On August 9, the National Museum of Women in the Arts in Washington DC will close. This will come ahead of a major restoration of its historic building. The construction will begin on September 1 and will last for two years. During the closing time, the museum will feature virtual programs, events, and exhibitions.
The $ 66 million project which is overseen by Baltimore-based architecture firm Sandra Vicchio & Associates, represents the first major building renovation since 1987 and will result in an increase in gallery space, new space for educational and research programs, and improved infrastructure and storage facilities, and more. This renovation is the result of an assessment of the museum building carried out in 2015.
Since the building is a Classical Revival on the National Register of Historic Places, renovations to the roof, cornice, and other exterior elements of the museum will be carried out in accordance with the DC Heritage Office. Other restoration priorities include improving ADA visitor accessibility, creating an orientation gallery for the National Women`s Museum’s Great Hall, and upgrading wireless and sensor technologies in the galleries.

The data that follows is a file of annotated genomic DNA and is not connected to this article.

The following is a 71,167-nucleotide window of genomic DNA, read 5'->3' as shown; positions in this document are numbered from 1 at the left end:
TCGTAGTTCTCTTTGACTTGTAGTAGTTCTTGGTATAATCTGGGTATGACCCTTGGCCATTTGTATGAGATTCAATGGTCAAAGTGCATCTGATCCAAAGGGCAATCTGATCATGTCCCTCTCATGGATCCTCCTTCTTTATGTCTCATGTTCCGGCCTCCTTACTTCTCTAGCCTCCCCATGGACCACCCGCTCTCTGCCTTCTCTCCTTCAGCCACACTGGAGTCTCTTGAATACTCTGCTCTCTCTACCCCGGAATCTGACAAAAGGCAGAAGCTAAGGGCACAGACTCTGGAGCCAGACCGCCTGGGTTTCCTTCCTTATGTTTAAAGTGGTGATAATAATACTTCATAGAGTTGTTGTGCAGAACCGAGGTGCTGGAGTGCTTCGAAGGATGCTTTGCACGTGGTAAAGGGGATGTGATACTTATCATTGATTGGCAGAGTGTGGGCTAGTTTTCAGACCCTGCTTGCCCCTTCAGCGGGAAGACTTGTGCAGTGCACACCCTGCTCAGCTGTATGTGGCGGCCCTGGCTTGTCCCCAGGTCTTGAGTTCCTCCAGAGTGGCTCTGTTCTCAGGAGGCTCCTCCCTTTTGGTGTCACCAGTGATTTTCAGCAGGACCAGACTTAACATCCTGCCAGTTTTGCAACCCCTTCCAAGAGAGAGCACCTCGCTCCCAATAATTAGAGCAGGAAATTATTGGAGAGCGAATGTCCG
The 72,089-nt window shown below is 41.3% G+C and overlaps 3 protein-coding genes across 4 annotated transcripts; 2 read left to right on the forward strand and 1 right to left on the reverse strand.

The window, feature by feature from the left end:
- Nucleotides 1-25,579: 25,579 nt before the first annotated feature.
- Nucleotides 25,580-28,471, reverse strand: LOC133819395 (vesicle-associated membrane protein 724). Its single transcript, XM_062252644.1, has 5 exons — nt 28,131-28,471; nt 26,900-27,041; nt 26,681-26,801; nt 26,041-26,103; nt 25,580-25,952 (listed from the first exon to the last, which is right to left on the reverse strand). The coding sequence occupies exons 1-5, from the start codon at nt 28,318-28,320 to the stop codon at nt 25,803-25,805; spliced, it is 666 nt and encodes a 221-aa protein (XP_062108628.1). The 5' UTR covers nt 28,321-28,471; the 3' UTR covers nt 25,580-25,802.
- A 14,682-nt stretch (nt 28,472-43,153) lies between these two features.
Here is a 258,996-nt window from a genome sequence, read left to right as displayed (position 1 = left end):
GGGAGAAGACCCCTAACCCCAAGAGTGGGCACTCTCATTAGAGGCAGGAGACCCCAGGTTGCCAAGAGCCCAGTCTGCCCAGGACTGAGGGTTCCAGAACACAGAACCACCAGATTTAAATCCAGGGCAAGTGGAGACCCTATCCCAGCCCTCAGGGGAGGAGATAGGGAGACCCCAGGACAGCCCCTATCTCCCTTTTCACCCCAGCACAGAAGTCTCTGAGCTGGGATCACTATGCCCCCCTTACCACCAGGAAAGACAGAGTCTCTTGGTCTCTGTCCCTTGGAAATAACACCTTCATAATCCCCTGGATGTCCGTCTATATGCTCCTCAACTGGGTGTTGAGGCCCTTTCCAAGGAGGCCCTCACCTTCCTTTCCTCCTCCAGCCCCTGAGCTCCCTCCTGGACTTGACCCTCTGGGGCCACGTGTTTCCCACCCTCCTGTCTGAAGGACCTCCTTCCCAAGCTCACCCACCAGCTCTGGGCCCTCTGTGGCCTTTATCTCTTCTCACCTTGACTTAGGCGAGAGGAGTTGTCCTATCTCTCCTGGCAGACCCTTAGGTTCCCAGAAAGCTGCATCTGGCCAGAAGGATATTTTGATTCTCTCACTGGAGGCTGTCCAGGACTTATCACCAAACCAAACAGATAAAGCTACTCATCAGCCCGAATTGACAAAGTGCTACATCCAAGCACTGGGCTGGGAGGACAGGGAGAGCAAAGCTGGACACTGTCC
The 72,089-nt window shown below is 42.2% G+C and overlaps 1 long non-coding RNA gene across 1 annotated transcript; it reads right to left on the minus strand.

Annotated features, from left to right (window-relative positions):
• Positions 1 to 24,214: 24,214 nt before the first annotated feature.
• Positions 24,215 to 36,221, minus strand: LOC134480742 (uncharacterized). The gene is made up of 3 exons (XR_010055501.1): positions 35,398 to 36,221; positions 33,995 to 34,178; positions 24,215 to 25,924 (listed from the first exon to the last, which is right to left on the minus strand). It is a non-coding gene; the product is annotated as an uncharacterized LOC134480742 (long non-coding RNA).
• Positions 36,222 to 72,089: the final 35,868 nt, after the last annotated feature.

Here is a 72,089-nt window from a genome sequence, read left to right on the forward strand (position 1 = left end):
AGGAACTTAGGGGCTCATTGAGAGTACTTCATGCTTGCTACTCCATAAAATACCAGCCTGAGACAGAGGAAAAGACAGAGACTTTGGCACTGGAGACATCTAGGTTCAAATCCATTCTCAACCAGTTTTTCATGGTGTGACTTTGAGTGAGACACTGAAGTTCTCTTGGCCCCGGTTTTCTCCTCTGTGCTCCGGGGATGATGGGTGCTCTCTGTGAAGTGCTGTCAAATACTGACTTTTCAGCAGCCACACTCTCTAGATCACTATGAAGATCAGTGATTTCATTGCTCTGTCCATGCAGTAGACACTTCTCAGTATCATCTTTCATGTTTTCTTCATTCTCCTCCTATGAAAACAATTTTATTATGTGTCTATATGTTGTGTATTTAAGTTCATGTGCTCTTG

The art director of The National Museum of Women in the Art Susan Fisher Sterling said the renovation would ensure the promotion of women artists and their contributions to art. According to her, that will grab the attention of the public and the defenders of tomorrow.
Architect Sandra Wicchio added in her post: “To protect the collection and enable The National Museum of Women in the Arts to educate and engage the world more effectively, we must redesign the building envelope, improve the performance of its systems and make better use of its interior space. Building restoration is all about how to make the museum a victorious future. ”
Museum dedicated to women’s creativity
The National Museum of women in the Arts is the only museum of this kind in the whole world, in which everything is devoted only to women’s creativity and art. Some people probably wonder what is the difference between female and male art?